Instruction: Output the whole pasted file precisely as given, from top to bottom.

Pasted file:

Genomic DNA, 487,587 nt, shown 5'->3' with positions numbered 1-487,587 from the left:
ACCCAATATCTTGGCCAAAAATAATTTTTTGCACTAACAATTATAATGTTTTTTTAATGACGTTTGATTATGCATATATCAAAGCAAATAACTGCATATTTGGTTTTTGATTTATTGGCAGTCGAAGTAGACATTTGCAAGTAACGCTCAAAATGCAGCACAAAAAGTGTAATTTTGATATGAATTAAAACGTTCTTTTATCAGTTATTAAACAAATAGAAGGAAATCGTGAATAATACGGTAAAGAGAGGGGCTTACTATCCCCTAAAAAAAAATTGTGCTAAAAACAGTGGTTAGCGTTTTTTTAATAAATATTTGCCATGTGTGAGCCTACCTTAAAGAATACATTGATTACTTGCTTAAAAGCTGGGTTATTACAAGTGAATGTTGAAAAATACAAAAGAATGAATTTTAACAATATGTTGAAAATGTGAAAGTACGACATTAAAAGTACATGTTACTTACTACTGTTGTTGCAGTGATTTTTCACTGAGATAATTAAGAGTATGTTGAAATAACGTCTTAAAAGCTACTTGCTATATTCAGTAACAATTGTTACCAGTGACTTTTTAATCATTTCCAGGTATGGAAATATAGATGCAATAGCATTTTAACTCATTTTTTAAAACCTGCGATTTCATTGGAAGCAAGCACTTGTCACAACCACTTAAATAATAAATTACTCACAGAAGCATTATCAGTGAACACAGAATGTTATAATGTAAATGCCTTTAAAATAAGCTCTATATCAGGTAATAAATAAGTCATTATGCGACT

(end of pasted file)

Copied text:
Genomic DNA, 487,587 nt, shown 5'->3' with positions numbered 1-487,587 from the left:
ACCCAATATCTTGGCCAAAAATAATTTTTTGCACTAACAATTATAATGTTTTTTTAATGACGTTTGATTATGCATATATCAAAGCAAATAACTGCATATTTGGTTTTTGATTTATTGGCAGTCGAAGTAGACATTTGCAAGTAACGCTCAAAATGCAGCACAAAAAGTGTAATTTTGATATGAATTAAAACGTTCTTTTATCAGTTATTAAACAAATAGAAGGAAATCGTGAATAATACGGTAAAGAGAGGGGCTTACTATCCCCTAAAAAAAAATTGTGCTAAAAACAGTGGTTAGCGTTTTTTTAATAAATATTTGCCATGTGTGAGCCTACCTTAAAGAATACATTGATTACTTGCTTAAAAGCTGGGTTATTACAAGTGAATGTTGAAAAATACAAAAGAATGAATTTTAACAATATGTTGAAAATGTGAAAGTACGACATTAAAAGTACATGTTACTTACTACTGTTGTTGCAGTGATTTTTCACTGAGATAATTAAGAGTATGTTGAAATAACGTCTTAAAAGCTACTTGCTATATTCAGTAACAATTGTTACCAGTGACTTTTTAATCATTTCCAGGTATGGAAATATAGATGCAATAGCATTTTAACTCATTTTTTAAAACCTGCGATTTCATTGGAAGCAAGCACTTGTCACAACCACTTAAATAATAAATTACTCACAGAAGCATTATCAGTGAACACAGAATGTTATAATGTAAATGCCTTTAAAATAAGCTCTATATCAGGTAATAAATAAGTCATTATGCGACT